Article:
Msn2p, a zinc finger DNA-binding protein, is the transcriptional activator of the multistress response in Saccharomyces cerevisiae.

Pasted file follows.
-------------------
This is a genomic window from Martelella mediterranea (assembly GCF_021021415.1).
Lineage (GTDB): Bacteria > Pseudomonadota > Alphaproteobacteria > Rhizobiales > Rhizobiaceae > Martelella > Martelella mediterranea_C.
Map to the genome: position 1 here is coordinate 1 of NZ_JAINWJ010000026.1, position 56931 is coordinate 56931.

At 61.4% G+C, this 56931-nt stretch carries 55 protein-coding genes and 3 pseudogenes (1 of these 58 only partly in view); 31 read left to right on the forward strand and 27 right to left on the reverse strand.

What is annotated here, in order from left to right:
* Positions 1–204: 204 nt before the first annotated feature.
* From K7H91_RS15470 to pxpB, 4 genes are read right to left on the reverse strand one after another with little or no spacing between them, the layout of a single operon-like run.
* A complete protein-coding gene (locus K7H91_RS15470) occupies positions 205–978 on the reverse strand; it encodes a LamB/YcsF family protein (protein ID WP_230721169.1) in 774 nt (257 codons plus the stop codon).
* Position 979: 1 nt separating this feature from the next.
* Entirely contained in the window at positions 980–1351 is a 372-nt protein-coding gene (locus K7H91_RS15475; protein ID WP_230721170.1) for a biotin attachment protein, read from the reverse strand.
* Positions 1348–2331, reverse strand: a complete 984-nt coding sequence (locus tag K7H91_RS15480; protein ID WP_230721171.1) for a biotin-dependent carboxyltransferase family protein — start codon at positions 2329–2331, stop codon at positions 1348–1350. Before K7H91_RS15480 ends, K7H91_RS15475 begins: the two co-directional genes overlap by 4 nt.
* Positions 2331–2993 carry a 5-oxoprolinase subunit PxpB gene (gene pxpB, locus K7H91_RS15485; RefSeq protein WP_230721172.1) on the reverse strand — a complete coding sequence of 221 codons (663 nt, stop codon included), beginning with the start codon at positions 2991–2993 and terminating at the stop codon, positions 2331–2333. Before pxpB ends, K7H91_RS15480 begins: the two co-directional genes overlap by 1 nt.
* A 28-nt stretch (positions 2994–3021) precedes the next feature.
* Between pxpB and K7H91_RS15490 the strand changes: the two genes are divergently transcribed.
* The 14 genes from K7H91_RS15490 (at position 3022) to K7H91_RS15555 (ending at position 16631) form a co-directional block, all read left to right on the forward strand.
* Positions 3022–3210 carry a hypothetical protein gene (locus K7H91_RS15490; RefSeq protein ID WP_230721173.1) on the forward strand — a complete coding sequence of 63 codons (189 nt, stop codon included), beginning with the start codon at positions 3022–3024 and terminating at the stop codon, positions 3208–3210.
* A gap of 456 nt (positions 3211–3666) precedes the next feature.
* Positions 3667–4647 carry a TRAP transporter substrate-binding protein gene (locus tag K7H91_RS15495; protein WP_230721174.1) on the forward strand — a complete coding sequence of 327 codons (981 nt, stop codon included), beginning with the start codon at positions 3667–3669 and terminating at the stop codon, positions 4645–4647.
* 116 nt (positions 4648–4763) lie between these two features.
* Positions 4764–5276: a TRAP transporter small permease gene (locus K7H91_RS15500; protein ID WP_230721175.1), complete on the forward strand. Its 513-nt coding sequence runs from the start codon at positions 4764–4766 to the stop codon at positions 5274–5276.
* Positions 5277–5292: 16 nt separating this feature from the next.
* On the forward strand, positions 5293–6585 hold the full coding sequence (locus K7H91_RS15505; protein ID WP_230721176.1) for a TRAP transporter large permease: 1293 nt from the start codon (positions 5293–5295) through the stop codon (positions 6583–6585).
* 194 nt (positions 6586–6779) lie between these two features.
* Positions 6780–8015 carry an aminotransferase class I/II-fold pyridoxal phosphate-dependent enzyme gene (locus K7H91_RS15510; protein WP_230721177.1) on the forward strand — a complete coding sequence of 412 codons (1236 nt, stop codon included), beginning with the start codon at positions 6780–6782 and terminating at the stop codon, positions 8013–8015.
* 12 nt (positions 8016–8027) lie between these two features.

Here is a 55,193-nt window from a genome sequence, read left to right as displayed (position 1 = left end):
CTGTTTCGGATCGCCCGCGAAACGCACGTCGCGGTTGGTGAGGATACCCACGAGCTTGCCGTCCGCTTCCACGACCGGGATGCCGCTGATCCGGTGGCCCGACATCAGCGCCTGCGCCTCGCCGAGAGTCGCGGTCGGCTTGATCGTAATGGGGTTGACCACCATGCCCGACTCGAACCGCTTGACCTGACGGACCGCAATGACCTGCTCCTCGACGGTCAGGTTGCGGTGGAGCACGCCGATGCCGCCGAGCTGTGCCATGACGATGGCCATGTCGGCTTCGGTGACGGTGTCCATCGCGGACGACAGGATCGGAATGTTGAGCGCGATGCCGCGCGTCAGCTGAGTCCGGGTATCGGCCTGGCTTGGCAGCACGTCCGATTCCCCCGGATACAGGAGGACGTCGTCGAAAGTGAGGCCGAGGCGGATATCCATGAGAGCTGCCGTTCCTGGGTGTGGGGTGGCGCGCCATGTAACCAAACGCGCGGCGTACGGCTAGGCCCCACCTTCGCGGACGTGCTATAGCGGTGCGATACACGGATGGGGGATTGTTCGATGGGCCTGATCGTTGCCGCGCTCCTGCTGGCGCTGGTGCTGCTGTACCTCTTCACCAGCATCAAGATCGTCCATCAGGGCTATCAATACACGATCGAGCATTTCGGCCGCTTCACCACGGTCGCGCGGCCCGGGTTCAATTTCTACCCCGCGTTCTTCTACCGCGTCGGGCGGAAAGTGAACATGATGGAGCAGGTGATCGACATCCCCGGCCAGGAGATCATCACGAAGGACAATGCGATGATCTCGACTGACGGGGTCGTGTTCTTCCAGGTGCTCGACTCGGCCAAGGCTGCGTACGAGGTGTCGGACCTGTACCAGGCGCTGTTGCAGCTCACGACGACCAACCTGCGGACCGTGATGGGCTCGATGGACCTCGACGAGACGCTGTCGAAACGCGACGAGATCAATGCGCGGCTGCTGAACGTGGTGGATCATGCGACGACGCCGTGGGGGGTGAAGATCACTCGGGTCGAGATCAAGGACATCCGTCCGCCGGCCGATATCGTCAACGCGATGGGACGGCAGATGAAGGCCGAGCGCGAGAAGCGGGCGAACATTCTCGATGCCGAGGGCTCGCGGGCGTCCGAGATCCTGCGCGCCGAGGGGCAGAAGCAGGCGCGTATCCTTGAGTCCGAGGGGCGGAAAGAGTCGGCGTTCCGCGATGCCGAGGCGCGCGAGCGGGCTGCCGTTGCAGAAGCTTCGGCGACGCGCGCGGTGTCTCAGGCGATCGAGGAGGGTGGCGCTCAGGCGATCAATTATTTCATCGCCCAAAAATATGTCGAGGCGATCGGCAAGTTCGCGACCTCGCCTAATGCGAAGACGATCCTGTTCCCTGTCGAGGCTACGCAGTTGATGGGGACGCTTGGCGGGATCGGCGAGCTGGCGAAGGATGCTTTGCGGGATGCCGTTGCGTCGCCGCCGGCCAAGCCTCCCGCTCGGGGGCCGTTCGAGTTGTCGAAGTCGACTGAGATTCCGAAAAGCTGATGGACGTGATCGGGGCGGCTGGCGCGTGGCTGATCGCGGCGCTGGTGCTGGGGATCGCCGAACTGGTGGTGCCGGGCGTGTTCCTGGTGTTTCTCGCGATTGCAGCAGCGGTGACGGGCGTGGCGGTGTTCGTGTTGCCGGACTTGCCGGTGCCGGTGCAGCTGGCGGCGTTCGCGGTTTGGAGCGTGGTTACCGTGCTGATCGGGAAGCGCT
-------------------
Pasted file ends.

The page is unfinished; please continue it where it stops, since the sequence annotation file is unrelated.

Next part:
The stress response promoter element (STRE) confers increased transcription to a set of genes following environmental or metabolic stress in Saccharomyces cerevisiae. A lambda gt11 library was screened to isolate clones encoding STRE-binding proteins, and one such gene was identified as MSN2, which encoded a zinc-finger transcriptional activator. Disruption of the MSN2 gene abolished an STRE-binding activity in crude extracts as judged by both gel mobility-shift and Southwestern blot experiments, and overexpression of MSN2 intensified this binding activity. Northern blot analysis demonstrated that for the known or suspected STRE-regulated genes DDR2, CTT1, HSP12, and TPS2, transcript induction was impaired following heat shock or DNA damage treatment in the msn2-disrupted strain and was constitutively activated in a strain overexpressing MSN2. Furthermore, heat shock induction of a STRE-driven reporter gene was reduced more than 6-fold in the msn2 strain relative to wild-type cells. Taken together, these data indicate that Msn2p is the transcription factor that activates STRE-regulated genes in response to stress. Whereas nearly 85% of STRE-mediated heat shock induction was MSN2 dependent, there was significant MSN2-independent expression. We present evidence that the MSN2 homolog, MSN4, can partially replace MSN2 for transcriptional activation following stress. Moreover, our data provides evidence for the involvement of additional transcription factors in the yeast multistress response.